An Epic Model Railroad Recreates The Columbia River Gorge

The Columbia River Gorgeis full of natural wonders,but barreling along its banks
are also wondersof human engineering:
trains.Combined, the power of trains
and the grandeur of the Gorgeis enough to inspire awe.For one group of Portlanders,
the combinationhas also inspired a project of
epic proportions in miniature.CHILD:
That is humongous!The Columbia Gorge Model
Railroad Clubis the biggest model railroad
in the Northwestand one of the oldest clubs
in the country.Since 1947, its members have
built a meticulous replicaof the tracks that trace
the Gorge,from Stonehenge…to Crown Point…to Union Station.There’s no way in the world
I can build something like this at my house —
couldn’t afford it. So you join up
with everybody else and we come down here
and just have a blast. [ chatter ]When the full majesty
of the railroad gets chuggingin its North Portland
warehouse,you get a sense of just how far
model trains have comefrom a circular track
in the basementwith a stop-and-go button.– This is just the entire
main line in white, and then the red spots
are tracks that are occupied by a train. It’s pretty accurate for when
you can’t see your train. It takes around 30 people to run
the entire setup, from individual conductors
to dispatchers buried deep inside the model. – What train do you have? You have the crossover
at Horse Thief. Let me know when you’re clear. The nice thing about this club is that there’s a whole variety
of people. We have some people
that all they want to do is run trains. And then there’s the opposite,
in my case, is to where I just enjoy
doing scenery.The club chose to set the model
in the 1950s,because that was a golden erawhen steam and diesel
locomotives overlapped.Members make most of the
scenery themselves,working off photos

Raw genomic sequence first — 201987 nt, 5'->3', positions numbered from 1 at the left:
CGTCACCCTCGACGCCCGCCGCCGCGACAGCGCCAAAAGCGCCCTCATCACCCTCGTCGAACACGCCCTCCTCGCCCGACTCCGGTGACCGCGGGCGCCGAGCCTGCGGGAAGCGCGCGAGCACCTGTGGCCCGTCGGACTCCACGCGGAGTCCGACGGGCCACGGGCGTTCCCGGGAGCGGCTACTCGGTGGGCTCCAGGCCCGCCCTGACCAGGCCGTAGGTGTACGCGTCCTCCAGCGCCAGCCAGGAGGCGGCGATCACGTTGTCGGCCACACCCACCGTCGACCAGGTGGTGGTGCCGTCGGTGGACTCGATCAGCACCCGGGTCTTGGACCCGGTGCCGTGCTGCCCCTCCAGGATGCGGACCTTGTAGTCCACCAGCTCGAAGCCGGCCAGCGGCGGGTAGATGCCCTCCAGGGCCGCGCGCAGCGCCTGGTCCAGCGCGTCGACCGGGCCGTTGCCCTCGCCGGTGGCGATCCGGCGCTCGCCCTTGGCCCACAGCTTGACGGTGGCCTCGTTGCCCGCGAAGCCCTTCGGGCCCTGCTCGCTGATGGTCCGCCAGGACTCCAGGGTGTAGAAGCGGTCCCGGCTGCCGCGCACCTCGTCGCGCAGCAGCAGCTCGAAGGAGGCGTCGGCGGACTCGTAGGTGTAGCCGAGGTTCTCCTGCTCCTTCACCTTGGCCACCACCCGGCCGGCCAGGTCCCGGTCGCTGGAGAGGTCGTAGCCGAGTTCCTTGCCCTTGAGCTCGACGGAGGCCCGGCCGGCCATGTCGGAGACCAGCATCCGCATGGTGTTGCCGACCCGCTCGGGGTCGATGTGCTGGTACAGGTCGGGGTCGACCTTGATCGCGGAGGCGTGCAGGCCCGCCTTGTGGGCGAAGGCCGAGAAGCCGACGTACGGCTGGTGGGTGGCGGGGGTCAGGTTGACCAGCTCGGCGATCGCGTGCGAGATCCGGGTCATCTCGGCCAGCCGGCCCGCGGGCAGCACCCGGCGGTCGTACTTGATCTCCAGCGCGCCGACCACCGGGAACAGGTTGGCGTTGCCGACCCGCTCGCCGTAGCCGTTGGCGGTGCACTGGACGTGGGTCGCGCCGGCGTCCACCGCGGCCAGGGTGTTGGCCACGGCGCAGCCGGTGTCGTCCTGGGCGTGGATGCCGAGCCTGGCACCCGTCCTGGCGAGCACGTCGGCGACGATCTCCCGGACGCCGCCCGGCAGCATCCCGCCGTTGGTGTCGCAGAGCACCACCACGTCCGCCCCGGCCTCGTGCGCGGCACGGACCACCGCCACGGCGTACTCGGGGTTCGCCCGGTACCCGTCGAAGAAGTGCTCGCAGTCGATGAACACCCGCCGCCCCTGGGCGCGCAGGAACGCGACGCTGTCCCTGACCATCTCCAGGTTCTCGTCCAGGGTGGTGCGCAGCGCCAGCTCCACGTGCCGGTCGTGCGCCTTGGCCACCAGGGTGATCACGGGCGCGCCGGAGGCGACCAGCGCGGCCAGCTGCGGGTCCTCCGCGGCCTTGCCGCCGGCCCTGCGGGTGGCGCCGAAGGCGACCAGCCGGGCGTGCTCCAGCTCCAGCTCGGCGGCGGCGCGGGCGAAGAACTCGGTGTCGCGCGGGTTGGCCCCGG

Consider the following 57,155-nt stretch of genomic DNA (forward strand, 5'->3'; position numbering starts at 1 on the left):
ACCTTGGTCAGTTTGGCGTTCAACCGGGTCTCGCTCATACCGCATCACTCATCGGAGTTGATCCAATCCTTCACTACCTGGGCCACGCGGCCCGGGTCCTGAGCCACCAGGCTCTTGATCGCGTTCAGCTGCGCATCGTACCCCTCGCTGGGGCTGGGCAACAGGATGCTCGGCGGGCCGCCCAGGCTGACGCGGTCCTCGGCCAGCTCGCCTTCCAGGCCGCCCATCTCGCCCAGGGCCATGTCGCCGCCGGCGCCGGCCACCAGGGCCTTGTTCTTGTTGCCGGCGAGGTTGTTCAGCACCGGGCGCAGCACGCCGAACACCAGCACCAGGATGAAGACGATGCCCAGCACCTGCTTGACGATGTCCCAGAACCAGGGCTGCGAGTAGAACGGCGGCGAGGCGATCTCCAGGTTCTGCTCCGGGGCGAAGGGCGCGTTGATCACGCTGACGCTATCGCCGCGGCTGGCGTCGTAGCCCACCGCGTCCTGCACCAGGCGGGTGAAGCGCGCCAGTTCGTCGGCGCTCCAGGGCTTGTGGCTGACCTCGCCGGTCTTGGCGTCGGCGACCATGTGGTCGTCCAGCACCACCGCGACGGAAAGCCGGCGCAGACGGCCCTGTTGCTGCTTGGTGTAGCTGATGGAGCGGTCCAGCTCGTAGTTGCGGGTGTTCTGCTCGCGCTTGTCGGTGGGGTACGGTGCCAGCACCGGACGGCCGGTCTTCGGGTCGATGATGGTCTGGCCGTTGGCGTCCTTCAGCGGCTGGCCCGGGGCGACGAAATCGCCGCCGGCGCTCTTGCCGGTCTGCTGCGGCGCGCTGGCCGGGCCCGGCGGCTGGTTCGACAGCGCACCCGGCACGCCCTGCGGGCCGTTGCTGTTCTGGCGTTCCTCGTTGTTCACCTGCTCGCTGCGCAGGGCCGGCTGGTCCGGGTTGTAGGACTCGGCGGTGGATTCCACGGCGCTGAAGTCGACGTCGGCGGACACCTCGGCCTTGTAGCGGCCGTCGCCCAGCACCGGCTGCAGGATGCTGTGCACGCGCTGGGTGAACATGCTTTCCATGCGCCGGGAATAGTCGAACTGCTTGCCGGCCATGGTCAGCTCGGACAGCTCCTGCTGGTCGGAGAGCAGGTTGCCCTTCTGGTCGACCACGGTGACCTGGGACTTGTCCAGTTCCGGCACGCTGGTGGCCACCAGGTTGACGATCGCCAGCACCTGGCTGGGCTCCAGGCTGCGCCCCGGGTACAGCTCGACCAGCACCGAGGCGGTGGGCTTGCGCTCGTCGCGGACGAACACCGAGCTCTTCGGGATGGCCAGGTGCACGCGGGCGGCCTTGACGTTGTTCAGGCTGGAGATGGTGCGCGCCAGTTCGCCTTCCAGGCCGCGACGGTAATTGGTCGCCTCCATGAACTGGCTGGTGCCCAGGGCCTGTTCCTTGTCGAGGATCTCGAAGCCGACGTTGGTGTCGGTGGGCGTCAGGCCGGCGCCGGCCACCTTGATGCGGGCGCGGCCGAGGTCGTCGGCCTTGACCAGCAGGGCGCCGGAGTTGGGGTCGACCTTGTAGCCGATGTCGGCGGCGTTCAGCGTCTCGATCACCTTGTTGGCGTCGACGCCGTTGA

and even architectural plans.For Cynthia Leonard, no detail
is too small.CYNTHIA There we go! This is a new animation
that we put in this year, which is chickens feeding. It’s a little magnet
that goes around and makes them peck. There’s something about
recreating the world in a very small sort of way. It makes it very manageable. AARON SCOTT: Do you ever have
fantasies of King Kong or Godzilla? [ laughs ] Yeah, everybody —
that’s one thing that we’re always talking about, is, like, walking across like
Godzilla, actually, and yeah, doing the whole
Tokyo bit, yeah.Like Godzilla, trains
are captivating in partbecause of their size
and power.They roll over the landscape,
reshaping the mountainsand cities around them.There’s something rather awesome about these massive, huge
machines that are moving tons of material
and people, and they’re elegant.The goal of the club
feels like a paradox, then,to replicate that same sense
of aweon the smallest of scales.[ train whistling ] – Oh! That’s not moving.That requires not only
realistic-looking scenery,but also an intricate web
of electronics and soundscapesthat hides just out of sight.I have just completed wiring
all of the headlights, taillights, and streetlamps
on this section of bridge. They’re a low-voltage DC light-emitting diode type
wiring. So don’t look at this
and say, my god, I would never let him
wire my house. This is a little different.It’s a constant process
of tinkering and upgradesthat feels like you crammed
all the Christmas presentsfor 130 train nerds
into one giant room.They’ve recently upgraded
the trackfrom analog to digitalso operators can control
any trainfrom anywhere in the setup.[ train whistle blows ]And they’re constantly tryingto make the scenery more
accurateby adding things like the
Native fishing platformsat Celilo Falls.The emphasis on new technology
and changemeans that the club continues
to attract new members.The stereotype is old,
retired white guys. There’s quite a bit of truth
to that. But the hobby is expanding. You know, my father
used to wake me up and say, “Train’s going by.” And I would get up
and watch the train. I did that to my grandson. And look what he’s doing now. I have to go over
to the power and then when we
turn on the layout, flip a switch that turns on
all the building lights, and then this whole board